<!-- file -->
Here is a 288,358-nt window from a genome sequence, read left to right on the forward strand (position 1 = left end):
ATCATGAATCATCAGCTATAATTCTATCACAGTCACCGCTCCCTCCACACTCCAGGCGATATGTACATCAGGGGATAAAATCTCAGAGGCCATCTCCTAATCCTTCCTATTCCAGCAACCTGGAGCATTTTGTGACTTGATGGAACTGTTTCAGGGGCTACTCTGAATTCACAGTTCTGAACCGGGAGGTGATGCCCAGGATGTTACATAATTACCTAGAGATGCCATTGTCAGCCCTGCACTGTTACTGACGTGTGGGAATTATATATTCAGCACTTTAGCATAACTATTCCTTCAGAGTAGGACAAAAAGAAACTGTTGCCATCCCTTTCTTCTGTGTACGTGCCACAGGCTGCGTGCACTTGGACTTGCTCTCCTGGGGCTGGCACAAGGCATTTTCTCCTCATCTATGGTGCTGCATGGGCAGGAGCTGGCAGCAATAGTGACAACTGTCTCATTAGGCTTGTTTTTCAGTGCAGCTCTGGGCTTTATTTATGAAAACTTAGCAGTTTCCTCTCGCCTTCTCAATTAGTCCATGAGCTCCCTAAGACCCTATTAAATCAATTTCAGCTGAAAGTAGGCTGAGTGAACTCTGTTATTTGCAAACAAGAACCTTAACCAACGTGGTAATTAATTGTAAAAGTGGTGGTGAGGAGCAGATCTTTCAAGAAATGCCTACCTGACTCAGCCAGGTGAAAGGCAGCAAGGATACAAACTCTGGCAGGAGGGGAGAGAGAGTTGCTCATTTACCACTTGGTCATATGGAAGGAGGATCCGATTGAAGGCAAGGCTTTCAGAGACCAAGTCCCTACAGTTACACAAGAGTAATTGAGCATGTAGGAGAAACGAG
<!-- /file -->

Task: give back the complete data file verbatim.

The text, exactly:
Here is a 288,358-nt window from a genome sequence, read left to right on the forward strand (position 1 = left end):
ATCATGAATCATCAGCTATAATTCTATCACAGTCACCGCTCCCTCCACACTCCAGGCGATATGTACATCAGGGGATAAAATCTCAGAGGCCATCTCCTAATCCTTCCTATTCCAGCAACCTGGAGCATTTTGTGACTTGATGGAACTGTTTCAGGGGCTACTCTGAATTCACAGTTCTGAACCGGGAGGTGATGCCCAGGATGTTACATAATTACCTAGAGATGCCATTGTCAGCCCTGCACTGTTACTGACGTGTGGGAATTATATATTCAGCACTTTAGCATAACTATTCCTTCAGAGTAGGACAAAAAGAAACTGTTGCCATCCCTTTCTTCTGTGTACGTGCCACAGGCTGCGTGCACTTGGACTTGCTCTCCTGGGGCTGGCACAAGGCATTTTCTCCTCATCTATGGTGCTGCATGGGCAGGAGCTGGCAGCAATAGTGACAACTGTCTCATTAGGCTTGTTTTTCAGTGCAGCTCTGGGCTTTATTTATGAAAACTTAGCAGTTTCCTCTCGCCTTCTCAATTAGTCCATGAGCTCCCTAAGACCCTATTAAATCAATTTCAGCTGAAAGTAGGCTGAGTGAACTCTGTTATTTGCAAACAAGAACCTTAACCAACGTGGTAATTAATTGTAAAAGTGGTGGTGAGGAGCAGATCTTTCAAGAAATGCCTACCTGACTCAGCCAGGTGAAAGGCAGCAAGGATACAAACTCTGGCAGGAGGGGAGAGAGAGTTGCTCATTTACCACTTGGTCATATGGAAGGAGGATCCGATTGAAGGCAAGGCTTTCAGAGACCAAGTCCCTACAGTTACACAAGAGTAATTGAGCATGTAGGAGAAACGAG